You might first want to see all the modifications of the Porsche 908
Porsche 908 K Flunder Spyder
Premiere: June 1, 1969 Nürburgring 1000 km
The 908/02 K Spyder and 908 K Flunder Spyder were basically the same cars with slightly different bodyworks. If you look at the non-Flunder Spyder, you see that the body drops behind the front wheel arch and rises again before the rear wheel arch. In the Flunder-model, this concavity doesn't exist. The difference between the two models was mainly visual, no difference in racing use. The first competition the Flunder-model was entered, was the Nürburgring 1000 km on June 1, 1969. Rolf Stommelen and Hans Herrmann drove the #4 908/02 K Flunder to second place behind a 908/02 K non-Flunder Spyder of Jo Siffert/Brian Redman.
While the non-Flunder 908 Spyders were built with chassis numbers beginning with 908/02-xxx, only a few 908 Flunder Spyders had the 908/02 chassis and the rest were converted from first generation 908/01s with chassis numbers 908-xxx (for example cars that were born as 908 Coupes). That is also the reason the headline of this article doesn't include "/01" or "/02" as the Flunder Spyders were built with both chassis.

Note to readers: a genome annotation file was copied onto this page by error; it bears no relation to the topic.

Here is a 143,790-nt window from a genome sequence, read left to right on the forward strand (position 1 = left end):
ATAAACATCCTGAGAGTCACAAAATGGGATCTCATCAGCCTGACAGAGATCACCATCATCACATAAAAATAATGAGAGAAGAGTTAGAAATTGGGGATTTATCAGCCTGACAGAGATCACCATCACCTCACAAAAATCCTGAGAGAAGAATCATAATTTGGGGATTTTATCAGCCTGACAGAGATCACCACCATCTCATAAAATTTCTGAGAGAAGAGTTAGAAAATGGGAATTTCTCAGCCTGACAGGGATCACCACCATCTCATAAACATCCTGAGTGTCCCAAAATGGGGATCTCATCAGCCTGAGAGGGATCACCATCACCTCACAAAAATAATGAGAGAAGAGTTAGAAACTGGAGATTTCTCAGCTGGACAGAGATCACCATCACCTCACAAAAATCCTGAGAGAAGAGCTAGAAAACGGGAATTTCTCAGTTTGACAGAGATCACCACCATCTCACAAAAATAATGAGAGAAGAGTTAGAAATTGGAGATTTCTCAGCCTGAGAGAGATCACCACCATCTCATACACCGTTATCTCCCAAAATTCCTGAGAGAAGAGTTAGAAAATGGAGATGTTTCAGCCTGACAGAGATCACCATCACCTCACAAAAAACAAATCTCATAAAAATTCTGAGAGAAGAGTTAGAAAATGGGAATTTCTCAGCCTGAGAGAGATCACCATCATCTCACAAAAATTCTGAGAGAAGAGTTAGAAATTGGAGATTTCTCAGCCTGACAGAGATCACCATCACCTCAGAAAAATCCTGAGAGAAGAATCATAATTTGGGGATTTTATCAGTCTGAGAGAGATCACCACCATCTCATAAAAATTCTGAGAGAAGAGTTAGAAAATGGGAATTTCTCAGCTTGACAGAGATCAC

At the July 12, 1969 Watkins Glen 6 hour race the 908/02 K Flunder Spyder driven by Jo Siffert/Brian Redman was the winning car. It was followed by two 908/02 K non-Flunders making it another among countless Porsche triumphs of the Piëch era.
The versions of Porsche 908 are successful around the world and a 908 K Flunder Spyder of Gerhard Koch/Hans-Dieter Dechent scores 3rd at the Kyalami 9 hour race in South Africa on November 8, 1969.
All the five 908/01 LH-69 Coupés (chassis 908-022...026) that were built for the 1969 Daytona 24 hours and used in a few other races, were rebuilt as 908 Spyders and sold to private drivers. They used the chassis from 908/01 and the body panels from the 908/02 Flunder Spyders (both K and LH).
At the Sebring 12H race on March 21, 1970, actor and car enthusiast Steve McQueen teamed up with Peter Revson to drive a 908 K Flunder Spyder (chassis 908-022) and well they did. As McQueen had broken his foot at the dirt bike race not long before the Sebring event, his foot was in casting. They had to modify the foot room in the car for McQueen to be able to drive the car. Revson naturally was faster of the two, averagely 8 seconds per lap and did lion's share of the 12 hour driving. The “Son of Queen” raced fighting the pain in his foot - what a man! And their 3-litre Porsche finished just 22 seconds behind the winning 5-litre Ferrari 512 S.
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Article © James Herne / Stuttcars.com
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